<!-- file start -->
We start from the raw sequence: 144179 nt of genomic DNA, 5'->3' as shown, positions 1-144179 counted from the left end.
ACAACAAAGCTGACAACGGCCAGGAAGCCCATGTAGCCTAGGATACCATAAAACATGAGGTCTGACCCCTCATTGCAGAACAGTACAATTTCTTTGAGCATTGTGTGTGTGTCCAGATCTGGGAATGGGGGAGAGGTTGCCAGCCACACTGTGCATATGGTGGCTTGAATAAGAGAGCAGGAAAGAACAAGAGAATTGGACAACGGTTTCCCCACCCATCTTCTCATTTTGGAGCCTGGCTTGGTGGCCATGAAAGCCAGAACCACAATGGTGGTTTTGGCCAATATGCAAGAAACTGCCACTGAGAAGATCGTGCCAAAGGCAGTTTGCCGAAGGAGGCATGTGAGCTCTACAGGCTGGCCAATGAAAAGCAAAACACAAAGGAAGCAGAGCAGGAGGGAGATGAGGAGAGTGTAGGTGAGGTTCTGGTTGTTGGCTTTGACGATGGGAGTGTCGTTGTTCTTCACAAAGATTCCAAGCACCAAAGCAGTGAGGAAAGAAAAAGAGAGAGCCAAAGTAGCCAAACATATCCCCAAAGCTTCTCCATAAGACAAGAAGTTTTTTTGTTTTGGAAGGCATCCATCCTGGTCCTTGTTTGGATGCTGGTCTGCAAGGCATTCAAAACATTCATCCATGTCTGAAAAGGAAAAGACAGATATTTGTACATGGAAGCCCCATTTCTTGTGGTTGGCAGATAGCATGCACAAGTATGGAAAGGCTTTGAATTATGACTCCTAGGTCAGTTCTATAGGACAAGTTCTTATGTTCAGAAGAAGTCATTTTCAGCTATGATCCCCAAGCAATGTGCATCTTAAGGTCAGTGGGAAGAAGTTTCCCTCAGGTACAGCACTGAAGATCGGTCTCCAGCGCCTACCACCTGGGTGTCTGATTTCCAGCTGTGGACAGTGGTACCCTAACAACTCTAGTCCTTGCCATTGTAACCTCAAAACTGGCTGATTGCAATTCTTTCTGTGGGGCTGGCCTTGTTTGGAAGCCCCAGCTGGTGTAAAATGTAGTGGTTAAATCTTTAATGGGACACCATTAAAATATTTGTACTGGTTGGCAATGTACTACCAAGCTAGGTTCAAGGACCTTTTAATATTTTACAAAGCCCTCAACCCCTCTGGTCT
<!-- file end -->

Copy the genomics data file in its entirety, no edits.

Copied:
We start from the raw sequence: 144179 nt of genomic DNA, 5'->3' as shown, positions 1-144179 counted from the left end.
ACAACAAAGCTGACAACGGCCAGGAAGCCCATGTAGCCTAGGATACCATAAAACATGAGGTCTGACCCCTCATTGCAGAACAGTACAATTTCTTTGAGCATTGTGTGTGTGTCCAGATCTGGGAATGGGGGAGAGGTTGCCAGCCACACTGTGCATATGGTGGCTTGAATAAGAGAGCAGGAAAGAACAAGAGAATTGGACAACGGTTTCCCCACCCATCTTCTCATTTTGGAGCCTGGCTTGGTGGCCATGAAAGCCAGAACCACAATGGTGGTTTTGGCCAATATGCAAGAAACTGCCACTGAGAAGATCGTGCCAAAGGCAGTTTGCCGAAGGAGGCATGTGAGCTCTACAGGCTGGCCAATGAAAAGCAAAACACAAAGGAAGCAGAGCAGGAGGGAGATGAGGAGAGTGTAGGTGAGGTTCTGGTTGTTGGCTTTGACGATGGGAGTGTCGTTGTTCTTCACAAAGATTCCAAGCACCAAAGCAGTGAGGAAAGAAAAAGAGAGAGCCAAAGTAGCCAAACATATCCCCAAAGCTTCTCCATAAGACAAGAAGTTTTTTTGTTTTGGAAGGCATCCATCCTGGTCCTTGTTTGGATGCTGGTCTGCAAGGCATTCAAAACATTCATCCATGTCTGAAAAGGAAAAGACAGATATTTGTACATGGAAGCCCCATTTCTTGTGGTTGGCAGATAGCATGCACAAGTATGGAAAGGCTTTGAATTATGACTCCTAGGTCAGTTCTATAGGACAAGTTCTTATGTTCAGAAGAAGTCATTTTCAGCTATGATCCCCAAGCAATGTGCATCTTAAGGTCAGTGGGAAGAAGTTTCCCTCAGGTACAGCACTGAAGATCGGTCTCCAGCGCCTACCACCTGGGTGTCTGATTTCCAGCTGTGGACAGTGGTACCCTAACAACTCTAGTCCTTGCCATTGTAACCTCAAAACTGGCTGATTGCAATTCTTTCTGTGGGGCTGGCCTTGTTTGGAAGCCCCAGCTGGTGTAAAATGTAGTGGTTAAATCTTTAATGGGACACCATTAAAATATTTGTACTGGTTGGCAATGTACTACCAAGCTAGGTTCAAGGACCTTTTAATATTTTACAAAGCCCTCAACCCCTCTGGTCT